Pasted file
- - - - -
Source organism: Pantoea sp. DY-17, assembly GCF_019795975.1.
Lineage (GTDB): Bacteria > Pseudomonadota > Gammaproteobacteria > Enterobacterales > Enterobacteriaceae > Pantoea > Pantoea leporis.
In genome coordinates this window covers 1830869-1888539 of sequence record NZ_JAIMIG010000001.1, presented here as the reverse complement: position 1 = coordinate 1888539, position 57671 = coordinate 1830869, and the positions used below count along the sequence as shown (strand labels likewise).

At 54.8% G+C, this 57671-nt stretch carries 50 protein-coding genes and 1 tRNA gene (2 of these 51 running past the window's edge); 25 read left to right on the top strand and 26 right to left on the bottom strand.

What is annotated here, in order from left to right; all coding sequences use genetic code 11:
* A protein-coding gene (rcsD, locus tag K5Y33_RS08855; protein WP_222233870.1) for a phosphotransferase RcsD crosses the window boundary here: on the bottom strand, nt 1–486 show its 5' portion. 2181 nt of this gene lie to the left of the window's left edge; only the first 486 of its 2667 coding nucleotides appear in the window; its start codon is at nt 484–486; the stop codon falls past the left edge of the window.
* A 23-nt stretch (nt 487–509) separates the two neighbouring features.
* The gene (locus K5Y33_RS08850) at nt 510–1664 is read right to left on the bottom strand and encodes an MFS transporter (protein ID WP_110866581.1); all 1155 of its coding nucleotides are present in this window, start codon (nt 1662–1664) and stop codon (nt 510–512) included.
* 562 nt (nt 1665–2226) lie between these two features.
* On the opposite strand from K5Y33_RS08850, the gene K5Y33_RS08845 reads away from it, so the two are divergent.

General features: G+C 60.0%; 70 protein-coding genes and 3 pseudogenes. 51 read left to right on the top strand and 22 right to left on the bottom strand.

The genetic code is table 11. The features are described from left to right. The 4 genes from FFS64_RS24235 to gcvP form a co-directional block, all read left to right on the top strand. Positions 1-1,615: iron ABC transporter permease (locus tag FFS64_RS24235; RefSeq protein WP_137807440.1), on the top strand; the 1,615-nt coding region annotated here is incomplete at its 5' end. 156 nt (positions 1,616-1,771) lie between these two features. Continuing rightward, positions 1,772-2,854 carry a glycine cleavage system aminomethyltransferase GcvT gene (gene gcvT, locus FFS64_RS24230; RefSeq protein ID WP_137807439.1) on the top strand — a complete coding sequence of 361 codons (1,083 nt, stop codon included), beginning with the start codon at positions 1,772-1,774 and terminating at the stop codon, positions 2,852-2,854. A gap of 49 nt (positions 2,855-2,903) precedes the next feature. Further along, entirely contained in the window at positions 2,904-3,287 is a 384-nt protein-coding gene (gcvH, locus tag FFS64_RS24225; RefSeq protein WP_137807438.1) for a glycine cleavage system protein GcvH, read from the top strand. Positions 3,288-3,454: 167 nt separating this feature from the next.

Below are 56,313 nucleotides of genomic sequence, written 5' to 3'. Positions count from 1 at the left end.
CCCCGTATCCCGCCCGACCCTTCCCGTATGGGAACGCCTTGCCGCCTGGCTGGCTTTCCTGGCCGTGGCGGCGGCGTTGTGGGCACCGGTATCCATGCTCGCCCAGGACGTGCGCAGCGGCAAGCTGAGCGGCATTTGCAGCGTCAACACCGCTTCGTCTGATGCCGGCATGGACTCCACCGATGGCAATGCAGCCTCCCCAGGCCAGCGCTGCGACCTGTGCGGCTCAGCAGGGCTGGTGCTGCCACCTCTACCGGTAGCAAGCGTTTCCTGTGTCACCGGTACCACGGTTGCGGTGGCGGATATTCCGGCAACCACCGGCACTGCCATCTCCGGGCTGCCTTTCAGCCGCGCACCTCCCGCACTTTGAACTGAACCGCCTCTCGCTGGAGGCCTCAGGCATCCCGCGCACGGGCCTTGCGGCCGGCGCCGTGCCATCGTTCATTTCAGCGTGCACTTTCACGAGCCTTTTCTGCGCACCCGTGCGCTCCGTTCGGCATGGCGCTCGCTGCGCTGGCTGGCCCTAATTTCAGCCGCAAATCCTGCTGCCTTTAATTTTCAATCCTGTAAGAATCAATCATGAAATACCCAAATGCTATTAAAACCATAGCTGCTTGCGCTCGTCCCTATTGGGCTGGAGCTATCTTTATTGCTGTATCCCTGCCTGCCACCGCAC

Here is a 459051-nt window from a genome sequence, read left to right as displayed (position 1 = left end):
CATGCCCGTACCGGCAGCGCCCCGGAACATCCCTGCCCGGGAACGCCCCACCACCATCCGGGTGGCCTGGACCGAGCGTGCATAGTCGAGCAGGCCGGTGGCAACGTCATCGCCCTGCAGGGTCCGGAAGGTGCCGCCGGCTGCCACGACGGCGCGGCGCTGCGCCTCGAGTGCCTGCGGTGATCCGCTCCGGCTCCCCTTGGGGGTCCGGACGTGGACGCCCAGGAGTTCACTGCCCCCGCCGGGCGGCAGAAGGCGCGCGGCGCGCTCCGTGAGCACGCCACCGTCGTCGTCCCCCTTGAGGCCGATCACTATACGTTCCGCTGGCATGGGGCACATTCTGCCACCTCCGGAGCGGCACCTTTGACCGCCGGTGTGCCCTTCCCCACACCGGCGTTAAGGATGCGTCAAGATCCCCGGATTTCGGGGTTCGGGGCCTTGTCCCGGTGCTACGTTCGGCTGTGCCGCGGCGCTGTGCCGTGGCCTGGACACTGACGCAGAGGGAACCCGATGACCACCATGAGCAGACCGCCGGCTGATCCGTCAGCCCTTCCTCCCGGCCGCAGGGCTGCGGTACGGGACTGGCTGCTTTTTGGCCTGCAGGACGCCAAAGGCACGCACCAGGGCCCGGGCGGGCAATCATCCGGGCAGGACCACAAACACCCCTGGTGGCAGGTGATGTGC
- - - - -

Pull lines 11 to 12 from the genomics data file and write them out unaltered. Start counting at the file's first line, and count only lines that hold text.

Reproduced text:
General features: G+C 60.0%; 70 protein-coding genes and 3 pseudogenes. 51 read left to right on the top strand and 22 right to left on the bottom strand.

The genetic code is table 11. The features are described from left to right. The 4 genes from FFS64_RS24235 to gcvP form a co-directional block, all read left to right on the top strand. Positions 1-1,615: iron ABC transporter permease (locus tag FFS64_RS24235; RefSeq protein WP_137807440.1), on the top strand; the 1,615-nt coding region annotated here is incomplete at its 5' end. 156 nt (positions 1,616-1,771) lie between these two features. Continuing rightward, positions 1,772-2,854 carry a glycine cleavage system aminomethyltransferase GcvT gene (gene gcvT, locus FFS64_RS24230; RefSeq protein ID WP_137807439.1) on the top strand — a complete coding sequence of 361 codons (1,083 nt, stop codon included), beginning with the start codon at positions 1,772-1,774 and terminating at the stop codon, positions 2,852-2,854. A gap of 49 nt (positions 2,855-2,903) precedes the next feature. Further along, entirely contained in the window at positions 2,904-3,287 is a 384-nt protein-coding gene (gcvH, locus tag FFS64_RS24225; RefSeq protein WP_137807438.1) for a glycine cleavage system protein GcvH, read from the top strand. Positions 3,288-3,454: 167 nt separating this feature from the next.